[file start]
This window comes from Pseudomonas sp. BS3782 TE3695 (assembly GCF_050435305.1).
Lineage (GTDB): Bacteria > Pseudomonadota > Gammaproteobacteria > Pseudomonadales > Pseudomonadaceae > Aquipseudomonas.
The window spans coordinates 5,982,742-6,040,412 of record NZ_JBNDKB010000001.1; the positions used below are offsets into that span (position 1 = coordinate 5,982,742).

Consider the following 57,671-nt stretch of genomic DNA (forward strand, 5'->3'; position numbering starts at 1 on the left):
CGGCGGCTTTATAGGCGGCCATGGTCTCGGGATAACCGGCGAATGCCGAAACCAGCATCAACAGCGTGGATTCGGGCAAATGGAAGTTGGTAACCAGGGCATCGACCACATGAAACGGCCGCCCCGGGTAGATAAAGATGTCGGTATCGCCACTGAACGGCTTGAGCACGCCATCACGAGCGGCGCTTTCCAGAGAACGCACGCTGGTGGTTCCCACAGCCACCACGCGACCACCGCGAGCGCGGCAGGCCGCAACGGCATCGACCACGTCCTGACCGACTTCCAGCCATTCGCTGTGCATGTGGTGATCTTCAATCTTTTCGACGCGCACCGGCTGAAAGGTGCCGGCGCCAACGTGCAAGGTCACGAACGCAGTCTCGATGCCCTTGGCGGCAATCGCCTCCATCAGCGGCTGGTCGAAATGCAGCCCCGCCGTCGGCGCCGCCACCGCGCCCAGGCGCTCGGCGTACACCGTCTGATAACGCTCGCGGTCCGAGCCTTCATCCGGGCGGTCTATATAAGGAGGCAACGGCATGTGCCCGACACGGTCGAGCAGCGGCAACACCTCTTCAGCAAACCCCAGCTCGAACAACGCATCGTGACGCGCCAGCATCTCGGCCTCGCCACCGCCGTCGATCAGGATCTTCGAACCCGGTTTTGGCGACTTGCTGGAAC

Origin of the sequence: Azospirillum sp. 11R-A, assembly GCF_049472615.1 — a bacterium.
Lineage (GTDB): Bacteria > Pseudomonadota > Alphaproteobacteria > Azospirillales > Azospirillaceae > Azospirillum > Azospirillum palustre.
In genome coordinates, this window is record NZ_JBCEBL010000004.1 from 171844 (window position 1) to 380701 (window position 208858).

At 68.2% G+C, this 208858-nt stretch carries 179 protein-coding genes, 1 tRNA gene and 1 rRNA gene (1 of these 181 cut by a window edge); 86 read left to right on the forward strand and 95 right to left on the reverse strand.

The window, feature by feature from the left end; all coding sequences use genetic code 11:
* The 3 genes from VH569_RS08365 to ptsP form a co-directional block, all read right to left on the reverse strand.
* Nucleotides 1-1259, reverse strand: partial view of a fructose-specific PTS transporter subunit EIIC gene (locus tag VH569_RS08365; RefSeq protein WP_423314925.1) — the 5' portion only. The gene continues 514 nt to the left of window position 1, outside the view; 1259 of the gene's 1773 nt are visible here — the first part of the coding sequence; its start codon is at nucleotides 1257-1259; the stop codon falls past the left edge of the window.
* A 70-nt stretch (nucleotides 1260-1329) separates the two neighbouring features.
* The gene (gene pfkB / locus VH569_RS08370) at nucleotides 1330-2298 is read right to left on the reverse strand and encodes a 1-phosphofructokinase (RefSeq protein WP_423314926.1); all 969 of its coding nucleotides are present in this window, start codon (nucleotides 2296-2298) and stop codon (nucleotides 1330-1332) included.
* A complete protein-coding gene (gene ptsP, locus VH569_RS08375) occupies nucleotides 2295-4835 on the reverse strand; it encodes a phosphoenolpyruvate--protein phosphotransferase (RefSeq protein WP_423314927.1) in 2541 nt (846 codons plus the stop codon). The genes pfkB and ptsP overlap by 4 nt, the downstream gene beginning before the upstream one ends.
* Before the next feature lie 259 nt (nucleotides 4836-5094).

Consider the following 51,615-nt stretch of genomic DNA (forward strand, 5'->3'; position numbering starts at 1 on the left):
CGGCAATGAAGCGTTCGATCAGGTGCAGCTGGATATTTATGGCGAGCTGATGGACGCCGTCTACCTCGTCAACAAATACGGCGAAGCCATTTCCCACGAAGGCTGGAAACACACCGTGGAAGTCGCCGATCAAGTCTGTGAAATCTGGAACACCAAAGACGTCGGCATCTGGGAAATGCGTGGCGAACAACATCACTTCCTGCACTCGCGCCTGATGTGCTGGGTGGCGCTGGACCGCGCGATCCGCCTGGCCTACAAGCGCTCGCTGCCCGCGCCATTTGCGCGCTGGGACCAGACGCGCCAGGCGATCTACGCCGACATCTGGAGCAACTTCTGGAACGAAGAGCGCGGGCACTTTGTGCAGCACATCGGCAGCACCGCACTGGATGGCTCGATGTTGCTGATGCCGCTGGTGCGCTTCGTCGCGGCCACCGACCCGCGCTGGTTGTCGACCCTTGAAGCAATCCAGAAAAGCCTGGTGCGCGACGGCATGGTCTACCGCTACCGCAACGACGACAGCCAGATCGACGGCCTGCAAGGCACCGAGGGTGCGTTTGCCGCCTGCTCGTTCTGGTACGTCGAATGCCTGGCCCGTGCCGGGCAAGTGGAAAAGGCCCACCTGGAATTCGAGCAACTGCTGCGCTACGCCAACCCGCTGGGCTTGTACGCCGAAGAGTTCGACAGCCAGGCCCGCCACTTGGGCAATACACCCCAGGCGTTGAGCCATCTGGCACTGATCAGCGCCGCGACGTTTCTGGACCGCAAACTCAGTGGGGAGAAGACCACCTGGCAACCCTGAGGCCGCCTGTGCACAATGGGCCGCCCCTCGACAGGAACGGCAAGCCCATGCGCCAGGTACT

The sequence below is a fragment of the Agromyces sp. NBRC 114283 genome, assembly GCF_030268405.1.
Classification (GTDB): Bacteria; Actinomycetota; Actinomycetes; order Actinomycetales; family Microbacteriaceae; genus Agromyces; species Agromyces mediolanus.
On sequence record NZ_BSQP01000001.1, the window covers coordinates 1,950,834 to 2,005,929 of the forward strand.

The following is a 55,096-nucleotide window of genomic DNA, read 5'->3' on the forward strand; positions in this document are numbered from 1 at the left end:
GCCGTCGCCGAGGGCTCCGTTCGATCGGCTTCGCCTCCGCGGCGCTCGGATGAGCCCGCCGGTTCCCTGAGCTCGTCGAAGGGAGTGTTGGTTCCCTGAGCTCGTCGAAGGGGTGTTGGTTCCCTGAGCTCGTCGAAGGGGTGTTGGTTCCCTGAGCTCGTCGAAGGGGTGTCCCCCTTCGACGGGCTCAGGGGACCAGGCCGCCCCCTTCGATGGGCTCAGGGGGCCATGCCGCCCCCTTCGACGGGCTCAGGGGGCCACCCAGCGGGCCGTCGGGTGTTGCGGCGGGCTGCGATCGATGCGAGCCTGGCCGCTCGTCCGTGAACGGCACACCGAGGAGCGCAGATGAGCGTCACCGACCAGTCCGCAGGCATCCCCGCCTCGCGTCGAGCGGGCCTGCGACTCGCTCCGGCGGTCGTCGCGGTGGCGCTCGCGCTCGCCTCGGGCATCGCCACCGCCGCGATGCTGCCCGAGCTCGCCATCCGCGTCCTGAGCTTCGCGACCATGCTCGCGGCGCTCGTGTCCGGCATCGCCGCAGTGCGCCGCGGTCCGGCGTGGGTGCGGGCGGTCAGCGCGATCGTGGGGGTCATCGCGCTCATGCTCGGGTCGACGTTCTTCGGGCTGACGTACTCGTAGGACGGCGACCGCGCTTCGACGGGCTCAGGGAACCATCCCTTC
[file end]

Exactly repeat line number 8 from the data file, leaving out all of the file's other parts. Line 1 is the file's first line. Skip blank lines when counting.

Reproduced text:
In genome coordinates, this window is record NZ_JBCEBL010000004.1 from 171844 (window position 1) to 380701 (window position 208858).